This guide will explain the policy memorandum issued by Department of Homeland Security’s United States Citizenship and Immigration Services (“USCIS”) on June 28, 2018.
Executive Order 13768 - Pre-June 28, 2018 USCIS Policy
On January 25, 2017 the President of the United States signed Executive Order 13768 setting forth updated priorities for removal of foreign nationals from the United States, including referral of cases by the Department of Homeland Security*s United States Citizenship and Immigration Services (*USCIS*) to the Department of Homeland Security*s Immigration and Customs Enforcement (*ICE*).
USCIS's June 28, 2018 - Memorandum Summary
On June 28, 2018, USCIS issued a policy memorandum regarding when it will issue a notice to appear (*NTA*) to have someone placed in removal proceedings after the denial of that person*s benefits petition or application. The current policy calls for issuance of an NTA in the following scenarios:
1. Denial on or after October 1, 2018, regardless of date of filing, of adjustment-of-status applications (I-485) and applications to change/extend nonimmigrant status (I-539) where such denial renders the relevant foreign national without valid status within the United States;
2. Denial on or after November 19, 2018, regardless of date of filing, of any humanitarian benefits petition or application, including U-nonimmigrant-status petitions (I-918), T-nonimmigrant-status applications (I-914), VAWA-abused-spouse self-petitions (I-360), Special-Immigrant-Juvenile-Status petitions (I-360), derivative-refugee-and/or-asylee petitions (I-730), and related filings; and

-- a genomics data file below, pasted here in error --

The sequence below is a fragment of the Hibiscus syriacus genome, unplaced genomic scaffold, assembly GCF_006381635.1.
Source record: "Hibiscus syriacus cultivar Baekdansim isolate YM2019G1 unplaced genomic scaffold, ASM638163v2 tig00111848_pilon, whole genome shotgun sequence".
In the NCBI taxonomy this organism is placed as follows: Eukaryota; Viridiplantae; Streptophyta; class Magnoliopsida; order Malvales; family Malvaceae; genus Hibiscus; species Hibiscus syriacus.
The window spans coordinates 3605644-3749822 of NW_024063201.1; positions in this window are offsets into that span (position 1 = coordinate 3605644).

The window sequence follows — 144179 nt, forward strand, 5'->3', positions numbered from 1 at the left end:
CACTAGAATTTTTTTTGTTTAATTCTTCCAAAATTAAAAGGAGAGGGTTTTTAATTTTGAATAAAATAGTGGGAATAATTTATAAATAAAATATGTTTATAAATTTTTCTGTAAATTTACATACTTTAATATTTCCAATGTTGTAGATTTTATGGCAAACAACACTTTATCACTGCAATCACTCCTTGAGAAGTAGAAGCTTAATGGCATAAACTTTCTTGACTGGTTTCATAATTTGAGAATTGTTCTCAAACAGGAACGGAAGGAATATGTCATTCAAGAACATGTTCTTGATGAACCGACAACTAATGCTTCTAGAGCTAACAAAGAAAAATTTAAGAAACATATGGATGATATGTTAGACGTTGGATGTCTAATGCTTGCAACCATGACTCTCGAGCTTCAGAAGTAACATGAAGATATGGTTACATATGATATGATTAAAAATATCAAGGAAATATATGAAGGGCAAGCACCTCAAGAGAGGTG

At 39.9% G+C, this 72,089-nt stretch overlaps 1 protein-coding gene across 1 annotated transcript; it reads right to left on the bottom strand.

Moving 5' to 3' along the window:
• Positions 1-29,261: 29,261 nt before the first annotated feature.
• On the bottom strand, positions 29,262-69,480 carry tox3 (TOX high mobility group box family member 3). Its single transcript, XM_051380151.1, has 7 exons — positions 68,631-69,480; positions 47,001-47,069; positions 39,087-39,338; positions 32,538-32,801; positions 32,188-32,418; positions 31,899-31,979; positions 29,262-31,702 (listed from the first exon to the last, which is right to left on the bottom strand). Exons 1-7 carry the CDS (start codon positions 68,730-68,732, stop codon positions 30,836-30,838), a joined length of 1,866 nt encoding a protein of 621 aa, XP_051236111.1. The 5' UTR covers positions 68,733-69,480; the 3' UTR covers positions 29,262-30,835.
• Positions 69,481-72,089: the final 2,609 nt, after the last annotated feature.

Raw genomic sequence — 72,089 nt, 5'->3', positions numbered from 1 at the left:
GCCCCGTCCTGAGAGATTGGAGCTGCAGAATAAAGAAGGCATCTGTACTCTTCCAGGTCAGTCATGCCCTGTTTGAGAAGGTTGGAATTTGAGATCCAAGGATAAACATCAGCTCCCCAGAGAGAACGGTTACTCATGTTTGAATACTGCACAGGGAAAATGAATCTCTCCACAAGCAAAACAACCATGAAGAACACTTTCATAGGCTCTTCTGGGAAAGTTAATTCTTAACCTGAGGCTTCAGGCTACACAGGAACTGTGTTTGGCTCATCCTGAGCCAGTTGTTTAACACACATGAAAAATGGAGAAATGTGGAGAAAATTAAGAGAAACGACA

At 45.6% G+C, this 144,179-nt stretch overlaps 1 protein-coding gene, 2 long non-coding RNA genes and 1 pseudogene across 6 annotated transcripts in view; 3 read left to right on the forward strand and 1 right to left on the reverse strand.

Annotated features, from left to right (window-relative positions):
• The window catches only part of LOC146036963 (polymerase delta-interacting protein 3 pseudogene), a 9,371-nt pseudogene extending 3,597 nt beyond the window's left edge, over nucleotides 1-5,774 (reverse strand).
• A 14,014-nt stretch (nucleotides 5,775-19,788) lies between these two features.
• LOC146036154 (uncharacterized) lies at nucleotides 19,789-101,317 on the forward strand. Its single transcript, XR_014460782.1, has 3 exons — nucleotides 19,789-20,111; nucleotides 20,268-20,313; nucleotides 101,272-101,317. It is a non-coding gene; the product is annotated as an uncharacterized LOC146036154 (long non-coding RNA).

3. Denial on or after October 1, 2018, regardless of date of filing, of any naturalization application (N-400) where the applicant is removable, including those applicants who are deportable for certain criminal history, who obtained their Lawful Permanent Residence unlawfully, and/or who are unable to establish the requisite good moral character.
USCIS has to date withheld applying the new NTA policy to denials of employment-based petitions (I-129).
USCIS has also clarified that the basis of the denial of the underlying benefits petition or application does not necessarily dictate whether the case will lead to issuance of an NTA or be referred to ICE. For example, cases where fraud or misrepresentation is substantiated and/or where there is evidence that the relevant foreign national abused any program related to receipt of public benefits would result in issuance of an NTA even if the reason for denial of the underlying benefits petition or application does not rely on such activities. Furthermore, criminal cases where the relevant foreign national is convicted of, or charged with, a criminal offense or committed acts that are chargeable as a criminal offense can result in referral to ICE before adjudication of the underlying benefits petition or application is completed even if the criminal conduct was not the basis for the prospective denial or a ground of removability.
While USCIS maintains discretion over whether to issue an NTA, how such discretion would be exercised has not been revealed. Fortunately and except for certain criminal and national-security-related cases, USCIS most likely will not issue an NTA until all motions and/or appeals have been adjudicated thereby rendering final the denial of the underlying benefits petition or application.
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